Week 5 - Operationalization & Measurement

Researchers also need to include a budget and project

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Unformatted text preview: n Ecological Fallacy and Reductionism Ecological Fallacy: Use of data gathered at a higher or aggregated level of analysis to make statements about a lower or disaggregated level. What happens in one unit of analysis does not always hold true for another unit of analysis Reductionism: the fallacy of nonequivalence Use of data gathered at a lower or disaggregated level of analysis to make statements about higher aggregated units of analysis Occurs when a researcher explains macro level events but only has data on specific individuals Spuriousness Two variables appear to be associated but are not causally related because an unseen third factor is really the cause Book example: ice cream cone sales and air conditioner use Proposing Research Social Research Proposals Every research proposal should have at least five sections (Locke, Spirduso & Silverman 2000:8–34) 1. An introductory statement of the research problem in which you clarify what it is that you are interested in studying. 2. A literature review, in which you explain how your problem and plans build on what has already been reported in the literature on this topic. Social Research Proposals 3. A methodological plan, detailing just how you will respond to the particular mix of opportunities and constraints you face. 4. An ethics statement, identifying potential research on human subjects issues and how you will respond to them in an ethical fashion. 5. A statement of limitations, reviewing weaknesses of the proposed research and presenting plans for minimizing their consequences. Researchers also need to include a budget and project timeline, unless they are working within the framework of a...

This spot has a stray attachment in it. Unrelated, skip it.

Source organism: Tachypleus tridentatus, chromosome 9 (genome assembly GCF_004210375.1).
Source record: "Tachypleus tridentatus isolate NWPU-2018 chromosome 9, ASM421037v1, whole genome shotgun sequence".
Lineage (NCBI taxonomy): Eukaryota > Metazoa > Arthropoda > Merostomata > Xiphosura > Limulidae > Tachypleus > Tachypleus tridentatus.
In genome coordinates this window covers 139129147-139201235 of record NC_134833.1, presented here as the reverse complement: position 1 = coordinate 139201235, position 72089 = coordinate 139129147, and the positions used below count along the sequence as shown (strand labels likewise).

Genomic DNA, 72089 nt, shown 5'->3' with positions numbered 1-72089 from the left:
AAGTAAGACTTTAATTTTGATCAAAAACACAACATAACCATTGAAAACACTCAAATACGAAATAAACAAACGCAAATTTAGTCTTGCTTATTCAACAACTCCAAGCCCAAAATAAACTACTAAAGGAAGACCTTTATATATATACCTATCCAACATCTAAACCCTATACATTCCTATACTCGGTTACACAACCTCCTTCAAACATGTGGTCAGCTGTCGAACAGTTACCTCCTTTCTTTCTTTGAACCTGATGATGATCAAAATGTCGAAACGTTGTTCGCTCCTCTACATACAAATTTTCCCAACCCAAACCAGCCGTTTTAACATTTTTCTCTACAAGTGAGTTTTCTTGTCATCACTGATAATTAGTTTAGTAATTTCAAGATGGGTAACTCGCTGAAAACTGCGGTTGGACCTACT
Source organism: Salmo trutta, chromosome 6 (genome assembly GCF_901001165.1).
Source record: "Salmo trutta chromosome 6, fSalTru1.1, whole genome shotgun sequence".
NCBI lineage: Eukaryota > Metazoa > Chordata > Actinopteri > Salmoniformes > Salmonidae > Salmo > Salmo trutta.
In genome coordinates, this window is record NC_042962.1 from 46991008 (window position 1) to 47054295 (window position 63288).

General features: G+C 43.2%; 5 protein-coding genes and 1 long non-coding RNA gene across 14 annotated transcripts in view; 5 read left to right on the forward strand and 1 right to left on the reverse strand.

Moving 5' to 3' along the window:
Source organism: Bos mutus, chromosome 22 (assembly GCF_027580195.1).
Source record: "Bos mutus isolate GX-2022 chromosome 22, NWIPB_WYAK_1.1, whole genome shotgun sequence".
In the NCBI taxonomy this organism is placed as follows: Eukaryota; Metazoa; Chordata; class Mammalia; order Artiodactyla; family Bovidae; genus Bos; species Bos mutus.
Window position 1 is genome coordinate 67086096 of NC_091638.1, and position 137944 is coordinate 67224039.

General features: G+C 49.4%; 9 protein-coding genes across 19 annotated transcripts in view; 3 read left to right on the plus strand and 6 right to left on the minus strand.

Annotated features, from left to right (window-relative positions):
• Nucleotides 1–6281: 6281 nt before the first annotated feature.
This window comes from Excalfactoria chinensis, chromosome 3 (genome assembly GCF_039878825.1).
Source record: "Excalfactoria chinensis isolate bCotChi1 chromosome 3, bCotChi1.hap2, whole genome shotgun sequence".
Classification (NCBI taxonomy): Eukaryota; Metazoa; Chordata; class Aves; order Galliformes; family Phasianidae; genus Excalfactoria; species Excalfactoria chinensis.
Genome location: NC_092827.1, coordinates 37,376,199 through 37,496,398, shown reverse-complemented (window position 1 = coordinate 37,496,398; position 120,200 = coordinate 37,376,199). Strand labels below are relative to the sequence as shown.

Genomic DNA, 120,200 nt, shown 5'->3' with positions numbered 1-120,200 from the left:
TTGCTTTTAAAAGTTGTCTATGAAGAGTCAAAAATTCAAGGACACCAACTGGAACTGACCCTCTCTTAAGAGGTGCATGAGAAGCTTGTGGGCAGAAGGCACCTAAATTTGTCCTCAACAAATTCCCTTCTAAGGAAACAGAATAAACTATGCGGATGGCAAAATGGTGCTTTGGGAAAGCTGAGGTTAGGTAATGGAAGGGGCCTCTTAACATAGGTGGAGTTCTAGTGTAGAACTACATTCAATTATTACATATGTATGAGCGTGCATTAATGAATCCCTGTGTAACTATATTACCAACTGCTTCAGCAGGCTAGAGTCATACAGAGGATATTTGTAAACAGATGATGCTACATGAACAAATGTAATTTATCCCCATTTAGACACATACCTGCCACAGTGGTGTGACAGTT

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This note was uploaded on 02/03/2014 for the course SOC 293 taught by Professor N/a during the Spring '10 term at SUNY Buffalo.

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